I See Gay People

As you can probably tell, I have largely grown quite tired of the Anglican soap opera--the attention of this blog, and even my Sunday posts on The Lead, are elsewhere. Today in church, however, it struck me once again that my perspective on the GLBT issues that divide the communion is very much informed by my own experience, and that of those who have a different view is similarly informed by their own experience.

In reading the comments of the various conservative Anglican blogs, it is pretty clear to me that when the commentators there think "gay" or "lesbian" they imagine some scene out of the 1980s San Francisco bath scene or some of the more flamboyant participants in various Gay Pride marches.

My experience has been radically different, and the image in my mind is very different. Trinity Cathedral has, for many years, been an inclusive church. While I am sure that we have many faults as a community, we are a diverse bunch with a large number of openly gay and lesbian members who are integral to this thriving faith community. When I think about GLBT people, I think of particular members of the Trinity Community. I think of a lesbian couple in a long term committed relationship that are raising two wonderful adopted boys from Haiti. I remember how very helpful they were when my wife and I were going through the adoption process and how supportive they have continued to be as we try to raise an African-American child.

And I think of a longtime gay member of our Church, who must devote more time to our church than he does to his real job--he sings in the choir, serves on Chapter and is always in charge when it comes time for a feast. And I think of countless others--including two of our deacons who are are truly devoting a life of service.

I ask myself: can the lives these people are living really be sinful? Would Jesus really condemn them? Are they doing any harm? My experience leads me to come to the conclusion that no, the committed relationships that I see are positive, not sinful. What is sinful is that we have put burdens in their way. For example, a GLBT couple cannot take advantage of the tax benefits of marriage, and thus have less funds to raise a child. And a child raised in such a family is assumed by the law to have only one parent. Thus, if there is a separation, that child will not benefit from the "best interest of the child" standard used to evaluate visitation and custody--and child support.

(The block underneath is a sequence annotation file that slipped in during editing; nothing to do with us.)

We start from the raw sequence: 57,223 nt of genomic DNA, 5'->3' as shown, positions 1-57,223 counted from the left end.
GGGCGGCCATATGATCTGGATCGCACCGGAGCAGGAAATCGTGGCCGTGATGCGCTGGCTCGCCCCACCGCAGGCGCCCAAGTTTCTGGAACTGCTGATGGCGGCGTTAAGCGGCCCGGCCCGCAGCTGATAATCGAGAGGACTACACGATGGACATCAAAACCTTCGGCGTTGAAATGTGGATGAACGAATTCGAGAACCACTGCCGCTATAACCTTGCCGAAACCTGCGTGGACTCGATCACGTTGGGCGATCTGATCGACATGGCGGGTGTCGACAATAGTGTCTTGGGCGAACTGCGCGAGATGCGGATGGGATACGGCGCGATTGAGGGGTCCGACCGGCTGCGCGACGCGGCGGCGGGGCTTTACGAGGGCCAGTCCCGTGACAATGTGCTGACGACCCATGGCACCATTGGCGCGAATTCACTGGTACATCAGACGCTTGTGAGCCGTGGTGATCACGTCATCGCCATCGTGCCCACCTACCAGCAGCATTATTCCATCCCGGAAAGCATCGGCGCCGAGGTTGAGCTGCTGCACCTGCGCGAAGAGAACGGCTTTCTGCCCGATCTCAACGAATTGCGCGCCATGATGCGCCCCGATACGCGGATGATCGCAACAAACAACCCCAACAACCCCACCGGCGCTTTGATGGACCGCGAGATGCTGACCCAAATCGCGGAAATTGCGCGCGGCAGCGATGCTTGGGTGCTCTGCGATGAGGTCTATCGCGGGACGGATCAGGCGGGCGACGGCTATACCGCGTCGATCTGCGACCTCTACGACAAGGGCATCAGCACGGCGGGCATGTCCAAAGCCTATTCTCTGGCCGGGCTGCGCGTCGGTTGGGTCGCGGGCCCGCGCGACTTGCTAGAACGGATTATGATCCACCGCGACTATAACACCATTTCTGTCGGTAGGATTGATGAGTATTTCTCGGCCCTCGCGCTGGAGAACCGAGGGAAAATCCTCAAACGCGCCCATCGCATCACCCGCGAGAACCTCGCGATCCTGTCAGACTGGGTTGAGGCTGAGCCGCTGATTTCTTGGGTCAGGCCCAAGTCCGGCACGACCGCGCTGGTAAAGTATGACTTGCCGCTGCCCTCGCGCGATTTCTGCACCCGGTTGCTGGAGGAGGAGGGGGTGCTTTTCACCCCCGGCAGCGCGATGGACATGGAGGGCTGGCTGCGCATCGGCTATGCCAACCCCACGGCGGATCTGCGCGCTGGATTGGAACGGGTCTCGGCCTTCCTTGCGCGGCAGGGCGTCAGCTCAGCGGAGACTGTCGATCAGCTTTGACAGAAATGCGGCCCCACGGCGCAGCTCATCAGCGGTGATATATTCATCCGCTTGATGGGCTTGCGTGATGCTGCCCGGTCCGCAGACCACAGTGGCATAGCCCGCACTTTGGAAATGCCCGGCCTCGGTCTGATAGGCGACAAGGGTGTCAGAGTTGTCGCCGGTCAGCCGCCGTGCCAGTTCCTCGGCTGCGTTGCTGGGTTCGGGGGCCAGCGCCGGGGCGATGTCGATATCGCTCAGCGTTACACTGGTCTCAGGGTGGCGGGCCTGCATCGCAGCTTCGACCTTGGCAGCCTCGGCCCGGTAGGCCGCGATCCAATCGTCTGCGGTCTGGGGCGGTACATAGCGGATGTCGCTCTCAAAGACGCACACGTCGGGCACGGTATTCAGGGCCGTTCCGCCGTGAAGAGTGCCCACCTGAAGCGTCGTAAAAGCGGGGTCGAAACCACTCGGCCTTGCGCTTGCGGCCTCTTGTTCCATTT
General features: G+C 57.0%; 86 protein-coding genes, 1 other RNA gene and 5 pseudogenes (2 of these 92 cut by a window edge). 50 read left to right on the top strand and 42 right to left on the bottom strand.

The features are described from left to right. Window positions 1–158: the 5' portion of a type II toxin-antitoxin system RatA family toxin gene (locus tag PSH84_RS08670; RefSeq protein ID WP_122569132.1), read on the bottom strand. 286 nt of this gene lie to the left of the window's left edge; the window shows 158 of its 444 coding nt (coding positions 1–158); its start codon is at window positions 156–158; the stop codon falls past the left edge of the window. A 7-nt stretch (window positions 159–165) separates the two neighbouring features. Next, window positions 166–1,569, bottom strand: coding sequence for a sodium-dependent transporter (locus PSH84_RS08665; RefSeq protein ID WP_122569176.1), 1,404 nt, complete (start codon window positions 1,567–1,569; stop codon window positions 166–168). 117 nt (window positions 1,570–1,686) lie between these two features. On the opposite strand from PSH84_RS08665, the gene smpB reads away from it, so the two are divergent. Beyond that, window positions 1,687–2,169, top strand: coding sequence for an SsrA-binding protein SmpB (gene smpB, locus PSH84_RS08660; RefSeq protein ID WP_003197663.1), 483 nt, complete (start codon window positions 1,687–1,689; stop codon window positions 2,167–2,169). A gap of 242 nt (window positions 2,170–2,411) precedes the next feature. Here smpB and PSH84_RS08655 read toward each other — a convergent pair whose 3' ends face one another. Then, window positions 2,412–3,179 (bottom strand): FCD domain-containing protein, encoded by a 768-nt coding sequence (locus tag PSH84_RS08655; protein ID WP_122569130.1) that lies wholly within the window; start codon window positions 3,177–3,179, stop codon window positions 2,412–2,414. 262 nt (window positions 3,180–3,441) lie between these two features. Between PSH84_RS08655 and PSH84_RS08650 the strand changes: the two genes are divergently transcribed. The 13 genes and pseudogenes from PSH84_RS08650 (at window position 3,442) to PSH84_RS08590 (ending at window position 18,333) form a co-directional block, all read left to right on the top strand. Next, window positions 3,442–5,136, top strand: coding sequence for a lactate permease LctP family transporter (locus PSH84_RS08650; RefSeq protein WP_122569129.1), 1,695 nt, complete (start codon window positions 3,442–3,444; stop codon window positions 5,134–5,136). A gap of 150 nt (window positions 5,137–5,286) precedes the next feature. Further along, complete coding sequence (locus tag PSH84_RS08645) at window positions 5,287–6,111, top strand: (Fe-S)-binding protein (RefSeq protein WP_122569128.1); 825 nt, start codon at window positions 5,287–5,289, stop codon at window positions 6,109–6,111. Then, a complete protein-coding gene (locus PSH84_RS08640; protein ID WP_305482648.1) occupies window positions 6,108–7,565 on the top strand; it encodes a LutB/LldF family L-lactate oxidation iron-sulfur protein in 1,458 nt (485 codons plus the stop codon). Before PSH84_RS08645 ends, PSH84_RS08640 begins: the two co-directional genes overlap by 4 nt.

And let's be clear--what we are talking about in the great Anglican debate is not acceptance of the stereotypical promiscuous San Francisco bath scene of the 1980s, but instead acceptance of the very real life of committed partners, parent and Christians that I see at Trinity every Sunday. These are, after all, the committed relationships whose blessing is really at issue.

Paul makes it very clear in his letters what he thinks about homosexuality. But Paul, as great a Saint that he was, was a fallible human who was as subject to the cultural norms as we are. We no longer accept his views on the normalcy of slavery, and I would suggest that we be as sceptical of his views on same sex relationships--especially since he was likely not exposed to the type of healthy relationships that I see at Trinity. Instead, he saw only the coercive and unhealthy relationships common in the Greek world. And he saw threat from the use of sexual rituals by competing faiths.

I try to imagine what Jesus would have say about all this. It seems to me that he would rebuke Paul, like he repeatedly rebuked Peter, for not seeing the full picture. Jesus, after all, called into question many cultural norms of his time. He would see the love of these relationships, and ask that we judge them by their fruits.


Peter Carey said…

your post resonates with my experience; thank you for this post .... very much!